March 12, 2005

Could it happen to you?

ARIZONA
The Dallas Morning News

10:57 AM CST on Saturday, March 12, 2005

Greg Speers is in prison today on a flawed conviction. The way his case was handled raises questions about fairness in the justice system. Laura Beil tells her cousin's story and how it has made her wary - as a parent and an American.

GREG SPEERS / Self Portrait My cousin Greg Speers lost his life on April 28, 2000. Maybe he will still get it back.

The youngest of my Aunt Charlotte and Uncle Bob's eight children, Greg grew up in Tucson, where Uncle Bob was a Walgreens pharmacist. The family would pull up in front of our house in Marshall every other summer, packed into a station wagon brushed with two days of Southwest sand. Those were the Julys of sleeping bags, games of freeze tag, and a slamming back screen door.

Bob and Charlotte Speers presided over the Catholic branch of the family. They were made for children. After their own grew up, they took in foster kids first Vietnamese refugees, then neglected souls in need of emergency shelter. My aunt and uncle didn't do good deeds because they thought they ought to. They were simply not capable of anything else.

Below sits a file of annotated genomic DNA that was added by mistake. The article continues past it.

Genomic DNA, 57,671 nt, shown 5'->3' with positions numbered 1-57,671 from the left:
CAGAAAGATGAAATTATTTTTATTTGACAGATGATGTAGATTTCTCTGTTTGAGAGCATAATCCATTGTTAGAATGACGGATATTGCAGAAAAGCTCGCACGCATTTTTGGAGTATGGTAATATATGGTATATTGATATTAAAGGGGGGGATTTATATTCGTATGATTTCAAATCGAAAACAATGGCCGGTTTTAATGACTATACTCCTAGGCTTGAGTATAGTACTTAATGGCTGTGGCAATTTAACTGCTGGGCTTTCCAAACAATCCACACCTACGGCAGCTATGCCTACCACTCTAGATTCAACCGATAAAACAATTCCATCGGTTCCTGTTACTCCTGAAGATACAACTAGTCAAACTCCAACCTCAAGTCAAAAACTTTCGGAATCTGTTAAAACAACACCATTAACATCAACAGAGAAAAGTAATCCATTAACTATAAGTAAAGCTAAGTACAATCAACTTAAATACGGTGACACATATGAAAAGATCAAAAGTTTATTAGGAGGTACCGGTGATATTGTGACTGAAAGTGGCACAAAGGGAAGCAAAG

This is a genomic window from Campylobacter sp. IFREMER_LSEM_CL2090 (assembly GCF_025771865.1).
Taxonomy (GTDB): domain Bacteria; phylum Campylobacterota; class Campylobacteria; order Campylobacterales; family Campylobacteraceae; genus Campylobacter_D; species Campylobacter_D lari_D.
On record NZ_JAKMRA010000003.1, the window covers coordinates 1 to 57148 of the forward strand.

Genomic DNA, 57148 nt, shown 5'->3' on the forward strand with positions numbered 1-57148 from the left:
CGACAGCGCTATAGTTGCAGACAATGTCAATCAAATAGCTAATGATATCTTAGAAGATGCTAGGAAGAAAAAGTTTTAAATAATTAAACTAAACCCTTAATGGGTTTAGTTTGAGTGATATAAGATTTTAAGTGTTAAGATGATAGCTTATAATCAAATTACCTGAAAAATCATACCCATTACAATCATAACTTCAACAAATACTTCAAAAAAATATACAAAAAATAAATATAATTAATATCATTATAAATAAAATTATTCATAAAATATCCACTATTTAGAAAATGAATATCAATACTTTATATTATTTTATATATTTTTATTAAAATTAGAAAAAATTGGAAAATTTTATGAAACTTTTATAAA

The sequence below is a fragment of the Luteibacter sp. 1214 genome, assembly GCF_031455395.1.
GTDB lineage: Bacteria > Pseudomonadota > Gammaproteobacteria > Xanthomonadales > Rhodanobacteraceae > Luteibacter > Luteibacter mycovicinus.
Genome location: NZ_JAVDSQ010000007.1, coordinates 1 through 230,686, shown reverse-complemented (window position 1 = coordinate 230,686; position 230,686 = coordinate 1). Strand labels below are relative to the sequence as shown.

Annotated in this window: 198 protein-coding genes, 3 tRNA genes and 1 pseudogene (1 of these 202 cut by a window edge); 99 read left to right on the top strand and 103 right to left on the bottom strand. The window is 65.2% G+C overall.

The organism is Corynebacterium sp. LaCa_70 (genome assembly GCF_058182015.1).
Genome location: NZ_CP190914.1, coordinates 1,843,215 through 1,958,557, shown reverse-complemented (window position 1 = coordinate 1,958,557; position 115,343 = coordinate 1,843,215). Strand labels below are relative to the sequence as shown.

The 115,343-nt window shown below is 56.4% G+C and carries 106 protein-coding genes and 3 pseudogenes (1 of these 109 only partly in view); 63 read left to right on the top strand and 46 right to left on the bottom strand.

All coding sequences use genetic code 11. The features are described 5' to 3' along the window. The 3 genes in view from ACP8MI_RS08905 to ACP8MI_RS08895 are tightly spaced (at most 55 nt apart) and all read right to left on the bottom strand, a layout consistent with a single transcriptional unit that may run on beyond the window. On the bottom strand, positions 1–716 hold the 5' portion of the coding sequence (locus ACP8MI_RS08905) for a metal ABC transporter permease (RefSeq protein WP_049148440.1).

Greg was an engaging, cheery kid who soaked up his role as the baby in the family. The fair-haired adolescent grew into a fetching man, with enviable cheekbones and a Hollywood smile. He stole hearts, then broke them when, in his early 20s, he announced his intention to enter the seminary.

Ultimately, though, he became disillusioned and wanted to reconsider. As a respite, the diocese offered him a job teaching second-graders at a Catholic elementary school in Yuma in 1999. Soon after, an old girlfriend followed him out, and the decision was cinched. He began preparing for the law school entrance exam. ...

Just before Greg moved to Yuma, the town had been stunned by reports that a priest who taught at the school in the 1970s had molested his students. The school's current principal was perhaps on a hair trigger from this and other disturbing disclosures of Catholic clergy abuse. In a tragic misunderstanding, the principal thought these girls were coming forward to report an incident on their own and didn't initially realize that Greg had sent them. She dialed the police. They interviewed the girls and eventually arrested Greg.

News that a teacher Catholic and male had been jailed on charges of molesting his students hit Yuma like a desert sandstorm. Greg voluntarily consented to a search of his apartment, hoping that if the police realized he had nothing to hide, they would know that they had made a dreadful mistake.


Posted by kshaw at March 12, 2005 03:51 PM